That’s where the Rs. 49,999 Moto X Force comes in. The phone comes with what the company calls a ‘ShatterShield’ display, and Motorola assures buyers that the screen of the phone is ‘shatterproof’. It’s designed to take a pounding, including being dropped onto solid surfaces from heights and at angles that would result in gaping cracks through a typical smartphone’s screen, and shivers down the spines of the owners of said smartphones. Motorola further backs up the guarantee with a four-year warranty on the display, which covers accidental damage. And above all, this is a flagship smartphone with all the bells and whistles you’d expect to see. We review the ‘unbreakable’ Motorola Moto X Force.

(Also see: The Moto X Force Shouldn’t Exist in 2016)

Look and feel
Motorola’s current lineup of smartphones tends to stick to a formulaic look, and the Moto X Force follows this trend. The Moto X name now has four current-generation models: the Moto X (2nd Gen),Moto X Play, Moto X Style and Moto X Force. All of them have similar aesthetics and styling. However, the Moto X Force, being the flagship, has a bit more going on than the rest.

The key differences are visible at the back, with the ‘ballistic nylon’ rear panel that we first saw on last year’s Moto Turbo (Review | Pictures). One key advantage of this is that the phone’s back panel is effectively scratch-proof, and it also looks rather good. Near the top are the camera, flash, and the Motorola logo. It’s a beautiful look that goes well with the rest of the device.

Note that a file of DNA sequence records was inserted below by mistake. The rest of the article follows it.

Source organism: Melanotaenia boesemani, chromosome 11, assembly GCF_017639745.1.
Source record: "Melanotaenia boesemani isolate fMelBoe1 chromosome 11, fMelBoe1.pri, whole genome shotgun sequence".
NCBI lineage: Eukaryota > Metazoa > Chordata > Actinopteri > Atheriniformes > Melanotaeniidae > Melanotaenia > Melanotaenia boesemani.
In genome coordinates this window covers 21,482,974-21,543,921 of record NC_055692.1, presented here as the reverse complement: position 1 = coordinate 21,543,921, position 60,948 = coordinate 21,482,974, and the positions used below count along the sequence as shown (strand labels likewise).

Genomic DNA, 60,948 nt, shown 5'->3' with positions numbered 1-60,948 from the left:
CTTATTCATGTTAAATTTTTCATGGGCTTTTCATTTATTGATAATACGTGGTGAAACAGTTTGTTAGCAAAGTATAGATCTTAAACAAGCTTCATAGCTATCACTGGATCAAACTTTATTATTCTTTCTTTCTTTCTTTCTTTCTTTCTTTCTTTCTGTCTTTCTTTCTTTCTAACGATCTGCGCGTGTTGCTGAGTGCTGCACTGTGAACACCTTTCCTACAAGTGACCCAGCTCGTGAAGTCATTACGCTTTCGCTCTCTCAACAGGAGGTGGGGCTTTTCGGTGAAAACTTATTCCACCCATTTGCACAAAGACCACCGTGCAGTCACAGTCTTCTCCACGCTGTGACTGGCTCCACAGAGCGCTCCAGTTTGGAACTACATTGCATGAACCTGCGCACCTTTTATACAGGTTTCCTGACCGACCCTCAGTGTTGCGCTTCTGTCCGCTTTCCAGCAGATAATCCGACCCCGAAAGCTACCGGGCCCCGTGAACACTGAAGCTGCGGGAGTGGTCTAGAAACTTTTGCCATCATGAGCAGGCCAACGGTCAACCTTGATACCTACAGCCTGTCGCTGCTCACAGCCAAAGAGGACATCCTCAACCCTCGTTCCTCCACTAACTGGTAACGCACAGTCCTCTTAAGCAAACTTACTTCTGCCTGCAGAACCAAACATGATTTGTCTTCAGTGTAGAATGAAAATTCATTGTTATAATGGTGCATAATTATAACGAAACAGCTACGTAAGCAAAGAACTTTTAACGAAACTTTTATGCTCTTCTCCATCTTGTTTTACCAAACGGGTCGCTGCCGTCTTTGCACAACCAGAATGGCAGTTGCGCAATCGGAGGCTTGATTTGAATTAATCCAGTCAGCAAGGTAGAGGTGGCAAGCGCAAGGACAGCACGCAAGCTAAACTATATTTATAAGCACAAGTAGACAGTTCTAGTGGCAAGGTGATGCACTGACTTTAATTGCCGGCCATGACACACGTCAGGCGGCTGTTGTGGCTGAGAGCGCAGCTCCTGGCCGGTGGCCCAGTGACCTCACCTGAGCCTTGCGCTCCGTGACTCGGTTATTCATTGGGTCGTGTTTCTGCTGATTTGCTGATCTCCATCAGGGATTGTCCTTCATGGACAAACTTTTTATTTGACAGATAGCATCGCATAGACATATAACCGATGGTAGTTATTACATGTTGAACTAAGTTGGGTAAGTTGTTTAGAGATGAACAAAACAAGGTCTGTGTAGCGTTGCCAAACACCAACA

Although the edges feel a bit sharp, the Moto X Force is still easy to hold, thanks to the natural grip that the nylon back offers. However, thanks to the large screen and heavy frame, the device feels unwieldy and is hard to use with one hand.

moto_x_force_back_ndtv.jpgThe frame is entirely metal, and feels rather solid and sturdy. On the right are the power and volume keys, the bottom has the Micro-USB port and some regulatory text, while the top has the Nano-SIM and microSD tray, and 3.5mm socket. The front has two speaker grilles at the bottom, along with the flash, earpiece, and front camera at the top. There are no capacitive soft keys, with the phone relying on on-screen keys instead, similar to the current Nexus range of smartphones. There is also no fingerprint sensor, which may be a put-off for many users, considering the price of the Moto X Force.

The display of the phone is a 5.4-inch, 1440×2560-pixel Amoled screen, with a 540ppi density and 69.8 percent screen-to-body ratio at the front. It has a slightly warm tone to it, but is brilliant when it comes to colours and brightness. Black levels are truly fantastic, and the phone tends to bring out the best in high-resolution videos. As expected, it’s also incredibly sharp, and it’s hard to detect individual pixels even when looking at it up close. At this price though, we’d expect no less.